Still catching up with reading from last month, there is this astounding essay from “La Civilta Cattolica” entitled “Priests who desert, priests who come back” (translated on Sandro Magister’s site) on the statistics of priests throughout the world who have left the priesthood over the last 40 years or so. According to Magister, the article was apparently commissioned by Cardinal Bertone, the Vatican Secretary of State.
It makes riviting reading (for those of us who like statistics). For instance:
On the basis of indications sent to the Vatican from the dioceses, from 1964 to 2004, 69,063 priests left the ministry. From 1970 to 2004, 11,213 priests have returned to the ministry. This means that there cannot be more than 57,000 married priests [who have left the priesthood]. Probably there are many fewer, because over forty years a number of them have died. So the figures cited by the press and by the associations of married priests, speaking of 80,000-100,000 ex-priests, are unfounded.
Now, 57,000 are still a lot in anyone’s book. But I guess it is better to have the right figures than imagined estimates. And all the right figures are given in detail in what follows. One very interesting statistic is this:
Of the 1,076 priests who leave the ministry each year, 554 ask for a dispensation from the obligations imposed by the priestly state: celibacy, and the recitation of the breviary.
So about half of those who left the priesthood are still sufficiently attached to the Church to want to have their situation regularised. Why did they leave?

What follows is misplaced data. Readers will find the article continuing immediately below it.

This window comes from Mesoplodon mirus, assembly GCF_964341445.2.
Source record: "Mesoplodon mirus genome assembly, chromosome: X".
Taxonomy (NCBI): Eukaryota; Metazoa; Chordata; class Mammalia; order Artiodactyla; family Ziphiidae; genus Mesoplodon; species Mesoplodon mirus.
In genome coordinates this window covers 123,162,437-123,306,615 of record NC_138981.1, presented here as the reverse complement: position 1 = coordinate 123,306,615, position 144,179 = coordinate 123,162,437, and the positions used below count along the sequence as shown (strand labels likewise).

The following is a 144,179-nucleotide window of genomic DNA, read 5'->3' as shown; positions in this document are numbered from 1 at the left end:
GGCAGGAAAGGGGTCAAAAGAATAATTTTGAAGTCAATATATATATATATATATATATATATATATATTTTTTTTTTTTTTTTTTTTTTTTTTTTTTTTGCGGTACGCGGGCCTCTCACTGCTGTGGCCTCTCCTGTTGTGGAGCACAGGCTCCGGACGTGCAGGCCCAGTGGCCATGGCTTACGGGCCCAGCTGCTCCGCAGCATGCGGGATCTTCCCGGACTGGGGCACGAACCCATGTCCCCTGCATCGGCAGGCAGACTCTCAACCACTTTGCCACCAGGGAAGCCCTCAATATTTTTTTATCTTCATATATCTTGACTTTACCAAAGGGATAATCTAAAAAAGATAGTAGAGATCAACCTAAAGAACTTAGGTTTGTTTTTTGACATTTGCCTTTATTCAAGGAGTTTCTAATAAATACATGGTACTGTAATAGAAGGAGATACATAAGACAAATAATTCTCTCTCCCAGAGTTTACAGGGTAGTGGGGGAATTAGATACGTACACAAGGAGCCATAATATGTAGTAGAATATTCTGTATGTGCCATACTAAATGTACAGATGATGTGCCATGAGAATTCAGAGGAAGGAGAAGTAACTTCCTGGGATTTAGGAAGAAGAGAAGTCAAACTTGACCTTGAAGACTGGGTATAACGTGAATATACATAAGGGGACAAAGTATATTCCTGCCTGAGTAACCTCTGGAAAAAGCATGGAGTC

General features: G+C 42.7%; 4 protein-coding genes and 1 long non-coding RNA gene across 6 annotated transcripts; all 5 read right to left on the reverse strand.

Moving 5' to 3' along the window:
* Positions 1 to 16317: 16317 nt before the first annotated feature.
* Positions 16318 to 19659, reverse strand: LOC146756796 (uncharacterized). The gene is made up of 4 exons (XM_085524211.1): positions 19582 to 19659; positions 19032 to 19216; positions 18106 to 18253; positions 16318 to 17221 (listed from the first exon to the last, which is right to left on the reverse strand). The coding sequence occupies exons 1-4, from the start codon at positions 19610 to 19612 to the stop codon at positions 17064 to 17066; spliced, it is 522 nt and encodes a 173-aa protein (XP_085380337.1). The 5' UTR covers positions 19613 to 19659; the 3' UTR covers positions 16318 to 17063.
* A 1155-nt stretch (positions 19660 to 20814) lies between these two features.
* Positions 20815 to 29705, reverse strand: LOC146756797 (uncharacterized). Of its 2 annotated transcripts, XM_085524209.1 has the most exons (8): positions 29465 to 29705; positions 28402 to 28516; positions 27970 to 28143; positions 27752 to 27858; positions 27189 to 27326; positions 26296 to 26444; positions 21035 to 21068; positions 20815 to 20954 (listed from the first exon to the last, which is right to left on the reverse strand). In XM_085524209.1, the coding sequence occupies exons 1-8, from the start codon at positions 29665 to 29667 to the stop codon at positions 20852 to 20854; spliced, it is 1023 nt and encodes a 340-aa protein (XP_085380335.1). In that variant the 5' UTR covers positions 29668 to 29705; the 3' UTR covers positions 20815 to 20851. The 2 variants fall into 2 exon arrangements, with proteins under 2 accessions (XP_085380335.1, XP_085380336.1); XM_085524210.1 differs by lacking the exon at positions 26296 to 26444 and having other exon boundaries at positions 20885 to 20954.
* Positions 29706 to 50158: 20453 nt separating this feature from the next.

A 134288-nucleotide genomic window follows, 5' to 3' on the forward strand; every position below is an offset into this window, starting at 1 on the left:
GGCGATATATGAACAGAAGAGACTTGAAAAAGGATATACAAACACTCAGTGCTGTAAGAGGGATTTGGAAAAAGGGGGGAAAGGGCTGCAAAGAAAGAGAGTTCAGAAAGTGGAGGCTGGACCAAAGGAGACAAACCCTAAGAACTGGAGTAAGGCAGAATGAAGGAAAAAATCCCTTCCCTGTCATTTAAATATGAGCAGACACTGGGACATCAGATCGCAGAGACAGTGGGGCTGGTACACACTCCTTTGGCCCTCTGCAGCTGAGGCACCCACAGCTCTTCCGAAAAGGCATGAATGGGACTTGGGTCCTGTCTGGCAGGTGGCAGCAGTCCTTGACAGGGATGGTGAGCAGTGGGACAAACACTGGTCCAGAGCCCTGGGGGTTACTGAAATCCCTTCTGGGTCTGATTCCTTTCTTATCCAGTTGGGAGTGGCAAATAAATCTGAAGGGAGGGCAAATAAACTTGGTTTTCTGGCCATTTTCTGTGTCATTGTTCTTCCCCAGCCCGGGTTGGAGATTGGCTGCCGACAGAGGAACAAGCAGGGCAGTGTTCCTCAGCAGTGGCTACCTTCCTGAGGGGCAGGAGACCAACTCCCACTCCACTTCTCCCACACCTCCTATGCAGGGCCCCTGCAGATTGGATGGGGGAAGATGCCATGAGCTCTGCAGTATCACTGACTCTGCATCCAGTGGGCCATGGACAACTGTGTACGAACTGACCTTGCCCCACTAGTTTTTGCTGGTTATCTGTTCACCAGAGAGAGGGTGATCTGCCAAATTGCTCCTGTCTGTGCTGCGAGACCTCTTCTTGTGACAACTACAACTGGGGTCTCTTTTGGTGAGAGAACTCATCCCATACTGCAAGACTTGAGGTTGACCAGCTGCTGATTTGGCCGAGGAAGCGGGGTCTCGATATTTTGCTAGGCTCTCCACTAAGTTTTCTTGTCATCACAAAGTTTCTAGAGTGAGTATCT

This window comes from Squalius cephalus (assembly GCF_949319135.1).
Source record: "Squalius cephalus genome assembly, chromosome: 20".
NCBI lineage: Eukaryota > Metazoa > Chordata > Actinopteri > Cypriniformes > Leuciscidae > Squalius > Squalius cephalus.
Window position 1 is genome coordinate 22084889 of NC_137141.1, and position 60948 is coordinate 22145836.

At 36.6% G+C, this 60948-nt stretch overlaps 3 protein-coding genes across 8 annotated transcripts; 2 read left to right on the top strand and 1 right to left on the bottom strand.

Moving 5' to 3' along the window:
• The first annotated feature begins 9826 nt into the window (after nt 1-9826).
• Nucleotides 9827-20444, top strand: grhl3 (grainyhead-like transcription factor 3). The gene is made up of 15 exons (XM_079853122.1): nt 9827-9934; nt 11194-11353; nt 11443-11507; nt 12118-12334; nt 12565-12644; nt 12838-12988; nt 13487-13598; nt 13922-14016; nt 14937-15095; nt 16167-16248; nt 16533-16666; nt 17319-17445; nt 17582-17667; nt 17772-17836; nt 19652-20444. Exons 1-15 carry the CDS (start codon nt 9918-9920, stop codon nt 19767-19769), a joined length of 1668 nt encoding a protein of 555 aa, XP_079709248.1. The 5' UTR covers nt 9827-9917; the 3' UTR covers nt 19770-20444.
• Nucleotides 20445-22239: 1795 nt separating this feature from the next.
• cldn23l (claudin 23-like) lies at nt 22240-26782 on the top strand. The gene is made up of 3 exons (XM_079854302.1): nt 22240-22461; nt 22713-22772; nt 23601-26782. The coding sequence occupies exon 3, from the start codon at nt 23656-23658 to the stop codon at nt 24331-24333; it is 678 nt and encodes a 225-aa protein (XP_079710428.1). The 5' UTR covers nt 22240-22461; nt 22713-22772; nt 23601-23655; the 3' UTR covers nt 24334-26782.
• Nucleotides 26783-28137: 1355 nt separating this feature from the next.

The reasons for abandoning the priestly ministry, or at least the ones that are given, are highly varied. Most requests for dispensation are due to situations of emotional instability, together with other factors that ultimately make the situation of many priests almost irreversible, but there are also cases of crises of faith, conflicts with superiors or difficulties with the magisterium, depression, and serious limitations of character.
Or compare the numbers of those who requested dispensation from the obligations of ministry before and after 1964:
From 1914 to 1962, 810 requests for dispensations were submitted, of which 315 were approved and 495 rejected. From 1964 to 1988, the requests received totaled 44,890, of which 39,149 were granted and 5,741 denied, for a total of 39,464 dispensations granted and 6,236 rejected out of 45,700 requests received by the congregation for the doctrine of the faith.
Something obviously went serious wrong in the 1960’s… I wonder what?
Finally, I was intrigued by the statistics of convert Anglican married clergy who have been ordained as Catholic priests:
On average there are seven or eight of these each year. There were 12 in 2004, 9 in 2005, and 13 in 2006.
So few? One hears of hundreds of converts “swimming the Tiber”, and has the impression that these “hundreds” have been ordained. They are obviously rather very very rare compared to overall numbers. Marco reckons that in fact many Anglican clergy take the plunge actually swim back again when they find that the Catholic Church is not the paradise they imagined it to be.